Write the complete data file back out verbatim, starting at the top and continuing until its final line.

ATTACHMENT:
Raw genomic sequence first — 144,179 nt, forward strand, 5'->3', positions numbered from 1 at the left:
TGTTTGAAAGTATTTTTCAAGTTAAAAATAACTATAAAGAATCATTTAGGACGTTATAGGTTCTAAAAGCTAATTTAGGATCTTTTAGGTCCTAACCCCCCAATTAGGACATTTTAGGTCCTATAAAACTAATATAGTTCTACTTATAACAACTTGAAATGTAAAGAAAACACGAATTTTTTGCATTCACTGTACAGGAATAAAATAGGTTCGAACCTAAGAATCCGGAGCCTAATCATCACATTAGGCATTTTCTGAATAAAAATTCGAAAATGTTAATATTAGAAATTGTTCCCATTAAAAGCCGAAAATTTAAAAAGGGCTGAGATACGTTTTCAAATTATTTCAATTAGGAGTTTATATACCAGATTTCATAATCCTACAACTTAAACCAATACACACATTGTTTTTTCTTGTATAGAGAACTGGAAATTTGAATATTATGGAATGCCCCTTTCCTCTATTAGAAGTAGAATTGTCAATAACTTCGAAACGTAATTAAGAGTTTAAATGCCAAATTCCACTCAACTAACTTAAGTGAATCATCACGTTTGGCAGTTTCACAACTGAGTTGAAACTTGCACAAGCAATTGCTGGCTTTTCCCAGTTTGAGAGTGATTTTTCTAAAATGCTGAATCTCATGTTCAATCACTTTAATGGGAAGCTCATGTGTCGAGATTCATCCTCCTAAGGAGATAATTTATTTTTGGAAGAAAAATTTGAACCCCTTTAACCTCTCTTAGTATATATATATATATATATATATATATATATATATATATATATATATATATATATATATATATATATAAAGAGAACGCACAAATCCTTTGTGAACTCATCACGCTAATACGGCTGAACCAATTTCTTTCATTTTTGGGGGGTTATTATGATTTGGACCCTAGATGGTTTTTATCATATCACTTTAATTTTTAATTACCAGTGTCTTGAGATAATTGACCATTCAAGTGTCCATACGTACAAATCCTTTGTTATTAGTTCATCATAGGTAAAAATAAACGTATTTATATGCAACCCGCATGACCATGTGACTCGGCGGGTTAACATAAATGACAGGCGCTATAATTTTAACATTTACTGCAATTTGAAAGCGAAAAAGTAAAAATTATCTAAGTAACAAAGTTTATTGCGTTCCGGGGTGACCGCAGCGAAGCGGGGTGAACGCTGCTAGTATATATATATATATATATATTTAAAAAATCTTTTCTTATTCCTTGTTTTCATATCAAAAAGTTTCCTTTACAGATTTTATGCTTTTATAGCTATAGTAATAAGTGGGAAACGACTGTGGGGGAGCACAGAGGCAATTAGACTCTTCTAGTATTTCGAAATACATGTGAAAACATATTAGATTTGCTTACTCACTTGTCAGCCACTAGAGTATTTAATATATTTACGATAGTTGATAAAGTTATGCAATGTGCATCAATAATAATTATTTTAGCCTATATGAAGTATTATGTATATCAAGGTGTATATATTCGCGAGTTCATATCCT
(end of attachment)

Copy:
Raw genomic sequence first — 144,179 nt, forward strand, 5'->3', positions numbered from 1 at the left:
TGTTTGAAAGTATTTTTCAAGTTAAAAATAACTATAAAGAATCATTTAGGACGTTATAGGTTCTAAAAGCTAATTTAGGATCTTTTAGGTCCTAACCCCCCAATTAGGACATTTTAGGTCCTATAAAACTAATATAGTTCTACTTATAACAACTTGAAATGTAAAGAAAACACGAATTTTTTGCATTCACTGTACAGGAATAAAATAGGTTCGAACCTAAGAATCCGGAGCCTAATCATCACATTAGGCATTTTCTGAATAAAAATTCGAAAATGTTAATATTAGAAATTGTTCCCATTAAAAGCCGAAAATTTAAAAAGGGCTGAGATACGTTTTCAAATTATTTCAATTAGGAGTTTATATACCAGATTTCATAATCCTACAACTTAAACCAATACACACATTGTTTTTTCTTGTATAGAGAACTGGAAATTTGAATATTATGGAATGCCCCTTTCCTCTATTAGAAGTAGAATTGTCAATAACTTCGAAACGTAATTAAGAGTTTAAATGCCAAATTCCACTCAACTAACTTAAGTGAATCATCACGTTTGGCAGTTTCACAACTGAGTTGAAACTTGCACAAGCAATTGCTGGCTTTTCCCAGTTTGAGAGTGATTTTTCTAAAATGCTGAATCTCATGTTCAATCACTTTAATGGGAAGCTCATGTGTCGAGATTCATCCTCCTAAGGAGATAATTTATTTTTGGAAGAAAAATTTGAACCCCTTTAACCTCTCTTAGTATATATATATATATATATATATATATATATATATATATATATATATATATATATATATATATATATAAAGAGAACGCACAAATCCTTTGTGAACTCATCACGCTAATACGGCTGAACCAATTTCTTTCATTTTTGGGGGGTTATTATGATTTGGACCCTAGATGGTTTTTATCATATCACTTTAATTTTTAATTACCAGTGTCTTGAGATAATTGACCATTCAAGTGTCCATACGTACAAATCCTTTGTTATTAGTTCATCATAGGTAAAAATAAACGTATTTATATGCAACCCGCATGACCATGTGACTCGGCGGGTTAACATAAATGACAGGCGCTATAATTTTAACATTTACTGCAATTTGAAAGCGAAAAAGTAAAAATTATCTAAGTAACAAAGTTTATTGCGTTCCGGGGTGACCGCAGCGAAGCGGGGTGAACGCTGCTAGTATATATATATATATATATATTTAAAAAATCTTTTCTTATTCCTTGTTTTCATATCAAAAAGTTTCCTTTACAGATTTTATGCTTTTATAGCTATAGTAATAAGTGGGAAACGACTGTGGGGGAGCACAGAGGCAATTAGACTCTTCTAGTATTTCGAAATACATGTGAAAACATATTAGATTTGCTTACTCACTTGTCAGCCACTAGAGTATTTAATATATTTACGATAGTTGATAAAGTTATGCAATGTGCATCAATAATAATTATTTTAGCCTATATGAAGTATTATGTATATCAAGGTGTATATATTCGCGAGTTCATATCCT